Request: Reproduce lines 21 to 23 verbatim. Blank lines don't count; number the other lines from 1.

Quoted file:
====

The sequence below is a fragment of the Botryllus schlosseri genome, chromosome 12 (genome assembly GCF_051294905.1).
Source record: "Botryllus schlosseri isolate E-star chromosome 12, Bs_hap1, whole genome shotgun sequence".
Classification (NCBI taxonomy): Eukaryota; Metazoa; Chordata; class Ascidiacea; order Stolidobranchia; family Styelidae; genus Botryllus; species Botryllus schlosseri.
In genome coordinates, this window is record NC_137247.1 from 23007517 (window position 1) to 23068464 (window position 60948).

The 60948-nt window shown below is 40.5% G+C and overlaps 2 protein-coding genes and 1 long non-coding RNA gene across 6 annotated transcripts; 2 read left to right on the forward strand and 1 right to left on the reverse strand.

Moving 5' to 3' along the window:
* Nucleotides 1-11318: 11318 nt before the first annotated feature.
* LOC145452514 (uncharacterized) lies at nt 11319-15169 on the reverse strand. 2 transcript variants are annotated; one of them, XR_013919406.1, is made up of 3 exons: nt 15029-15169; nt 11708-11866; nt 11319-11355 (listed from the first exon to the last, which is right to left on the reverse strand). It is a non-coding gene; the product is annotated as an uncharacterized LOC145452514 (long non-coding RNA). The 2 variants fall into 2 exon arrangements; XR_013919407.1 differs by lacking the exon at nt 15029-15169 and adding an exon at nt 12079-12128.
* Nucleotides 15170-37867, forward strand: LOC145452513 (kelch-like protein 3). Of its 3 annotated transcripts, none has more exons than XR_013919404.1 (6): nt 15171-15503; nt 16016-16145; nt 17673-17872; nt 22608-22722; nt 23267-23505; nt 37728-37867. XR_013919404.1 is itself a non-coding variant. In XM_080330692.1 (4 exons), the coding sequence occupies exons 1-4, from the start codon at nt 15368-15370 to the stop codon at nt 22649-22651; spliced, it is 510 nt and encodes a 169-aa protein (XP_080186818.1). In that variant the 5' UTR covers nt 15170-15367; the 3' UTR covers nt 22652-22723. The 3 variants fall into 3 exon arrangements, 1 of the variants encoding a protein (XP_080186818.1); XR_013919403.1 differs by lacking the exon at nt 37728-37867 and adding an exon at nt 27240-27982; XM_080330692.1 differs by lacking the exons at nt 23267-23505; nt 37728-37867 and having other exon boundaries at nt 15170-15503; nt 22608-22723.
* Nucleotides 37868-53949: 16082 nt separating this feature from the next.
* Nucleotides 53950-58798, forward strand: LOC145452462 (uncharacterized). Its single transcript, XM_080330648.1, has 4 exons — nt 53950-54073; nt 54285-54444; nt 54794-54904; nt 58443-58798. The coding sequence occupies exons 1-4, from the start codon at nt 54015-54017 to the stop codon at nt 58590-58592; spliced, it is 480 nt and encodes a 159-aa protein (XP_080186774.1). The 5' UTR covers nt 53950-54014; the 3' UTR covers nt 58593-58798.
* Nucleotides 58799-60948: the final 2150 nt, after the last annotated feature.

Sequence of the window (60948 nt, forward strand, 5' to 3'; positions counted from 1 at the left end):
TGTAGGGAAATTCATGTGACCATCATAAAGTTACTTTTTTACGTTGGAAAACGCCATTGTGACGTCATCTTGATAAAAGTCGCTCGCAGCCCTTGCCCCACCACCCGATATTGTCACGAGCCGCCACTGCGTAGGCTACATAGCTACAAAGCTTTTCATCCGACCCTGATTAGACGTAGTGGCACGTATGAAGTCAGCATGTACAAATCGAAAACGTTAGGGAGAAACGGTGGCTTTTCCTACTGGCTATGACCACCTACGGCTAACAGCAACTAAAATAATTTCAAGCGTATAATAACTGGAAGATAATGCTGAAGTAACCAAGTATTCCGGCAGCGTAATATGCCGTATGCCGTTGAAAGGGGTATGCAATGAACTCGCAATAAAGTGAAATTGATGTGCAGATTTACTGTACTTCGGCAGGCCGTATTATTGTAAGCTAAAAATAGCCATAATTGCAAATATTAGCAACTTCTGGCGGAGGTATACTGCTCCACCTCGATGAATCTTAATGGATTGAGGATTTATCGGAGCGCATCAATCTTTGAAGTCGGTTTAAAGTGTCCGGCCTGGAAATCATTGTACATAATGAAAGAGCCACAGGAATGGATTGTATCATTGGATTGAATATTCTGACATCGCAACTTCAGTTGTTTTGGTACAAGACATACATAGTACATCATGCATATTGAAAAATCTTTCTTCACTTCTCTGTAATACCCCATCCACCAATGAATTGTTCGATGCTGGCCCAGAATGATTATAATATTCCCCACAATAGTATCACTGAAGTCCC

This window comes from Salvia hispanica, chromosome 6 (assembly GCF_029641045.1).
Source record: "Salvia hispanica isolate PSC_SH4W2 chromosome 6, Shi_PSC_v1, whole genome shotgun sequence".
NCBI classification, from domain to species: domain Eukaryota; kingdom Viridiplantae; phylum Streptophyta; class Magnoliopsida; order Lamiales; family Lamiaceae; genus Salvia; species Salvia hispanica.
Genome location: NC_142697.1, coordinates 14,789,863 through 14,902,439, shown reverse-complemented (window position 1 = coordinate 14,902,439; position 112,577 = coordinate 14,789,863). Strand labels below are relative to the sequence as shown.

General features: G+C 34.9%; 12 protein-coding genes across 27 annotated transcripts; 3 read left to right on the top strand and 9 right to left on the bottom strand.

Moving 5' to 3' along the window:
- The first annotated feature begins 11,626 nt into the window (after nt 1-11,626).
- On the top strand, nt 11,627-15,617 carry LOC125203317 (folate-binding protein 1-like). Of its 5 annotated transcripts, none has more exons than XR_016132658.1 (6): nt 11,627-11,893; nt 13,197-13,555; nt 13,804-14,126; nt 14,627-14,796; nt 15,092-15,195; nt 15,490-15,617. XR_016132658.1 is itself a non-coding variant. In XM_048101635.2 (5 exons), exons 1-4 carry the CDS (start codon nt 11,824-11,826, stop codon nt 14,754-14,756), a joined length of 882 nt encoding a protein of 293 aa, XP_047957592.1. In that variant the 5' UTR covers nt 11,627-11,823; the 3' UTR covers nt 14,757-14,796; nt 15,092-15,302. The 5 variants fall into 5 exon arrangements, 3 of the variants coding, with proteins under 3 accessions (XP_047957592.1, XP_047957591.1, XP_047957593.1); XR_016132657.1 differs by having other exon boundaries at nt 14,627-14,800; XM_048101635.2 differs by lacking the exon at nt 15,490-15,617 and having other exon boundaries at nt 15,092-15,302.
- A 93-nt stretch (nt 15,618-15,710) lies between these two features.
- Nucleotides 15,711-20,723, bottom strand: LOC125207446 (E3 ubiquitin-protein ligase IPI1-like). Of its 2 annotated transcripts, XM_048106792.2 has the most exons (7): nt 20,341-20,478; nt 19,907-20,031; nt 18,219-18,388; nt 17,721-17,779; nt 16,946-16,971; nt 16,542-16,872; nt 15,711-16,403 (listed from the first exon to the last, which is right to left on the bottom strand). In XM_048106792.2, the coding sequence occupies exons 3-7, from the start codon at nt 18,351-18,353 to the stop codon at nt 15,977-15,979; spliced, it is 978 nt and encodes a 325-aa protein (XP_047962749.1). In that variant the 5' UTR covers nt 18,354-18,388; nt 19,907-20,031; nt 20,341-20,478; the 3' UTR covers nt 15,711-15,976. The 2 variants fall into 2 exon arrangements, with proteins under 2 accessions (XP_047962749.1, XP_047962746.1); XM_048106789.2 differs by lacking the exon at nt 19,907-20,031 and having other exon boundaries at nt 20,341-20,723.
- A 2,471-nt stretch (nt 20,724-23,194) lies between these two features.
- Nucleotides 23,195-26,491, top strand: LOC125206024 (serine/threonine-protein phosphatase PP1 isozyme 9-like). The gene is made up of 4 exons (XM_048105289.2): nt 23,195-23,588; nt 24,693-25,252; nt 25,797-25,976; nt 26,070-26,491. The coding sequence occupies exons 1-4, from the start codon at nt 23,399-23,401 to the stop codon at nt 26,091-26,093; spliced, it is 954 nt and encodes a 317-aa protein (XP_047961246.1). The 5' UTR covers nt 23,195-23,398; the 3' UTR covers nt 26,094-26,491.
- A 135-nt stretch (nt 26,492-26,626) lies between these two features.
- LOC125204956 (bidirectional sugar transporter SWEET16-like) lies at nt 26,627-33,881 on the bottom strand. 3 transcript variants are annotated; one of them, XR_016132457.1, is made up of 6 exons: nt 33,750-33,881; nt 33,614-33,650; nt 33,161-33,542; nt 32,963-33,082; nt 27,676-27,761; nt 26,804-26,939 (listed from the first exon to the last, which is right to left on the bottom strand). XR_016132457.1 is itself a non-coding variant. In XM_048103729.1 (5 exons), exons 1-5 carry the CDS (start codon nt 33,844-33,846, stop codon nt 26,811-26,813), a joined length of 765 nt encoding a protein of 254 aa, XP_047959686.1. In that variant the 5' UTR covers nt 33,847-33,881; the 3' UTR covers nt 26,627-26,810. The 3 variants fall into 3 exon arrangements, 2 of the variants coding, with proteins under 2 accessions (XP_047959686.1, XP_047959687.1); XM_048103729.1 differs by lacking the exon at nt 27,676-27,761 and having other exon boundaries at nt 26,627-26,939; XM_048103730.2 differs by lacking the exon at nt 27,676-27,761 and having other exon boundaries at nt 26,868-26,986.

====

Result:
- The first annotated feature begins 11,626 nt into the window (after nt 1-11,626).
- On the top strand, nt 11,627-15,617 carry LOC125203317 (folate-binding protein 1-like). Of its 5 annotated transcripts, none has more exons than XR_016132658.1 (6): nt 11,627-11,893; nt 13,197-13,555; nt 13,804-14,126; nt 14,627-14,796; nt 15,092-15,195; nt 15,490-15,617. XR_016132658.1 is itself a non-coding variant. In XM_048101635.2 (5 exons), exons 1-4 carry the CDS (start codon nt 11,824-11,826, stop codon nt 14,754-14,756), a joined length of 882 nt encoding a protein of 293 aa, XP_047957592.1. In that variant the 5' UTR covers nt 11,627-11,823; the 3' UTR covers nt 14,757-14,796; nt 15,092-15,302. The 5 variants fall into 5 exon arrangements, 3 of the variants coding, with proteins under 3 accessions (XP_047957592.1, XP_047957591.1, XP_047957593.1); XR_016132657.1 differs by having other exon boundaries at nt 14,627-14,800; XM_048101635.2 differs by lacking the exon at nt 15,490-15,617 and having other exon boundaries at nt 15,092-15,302.
- A 93-nt stretch (nt 15,618-15,710) lies between these two features.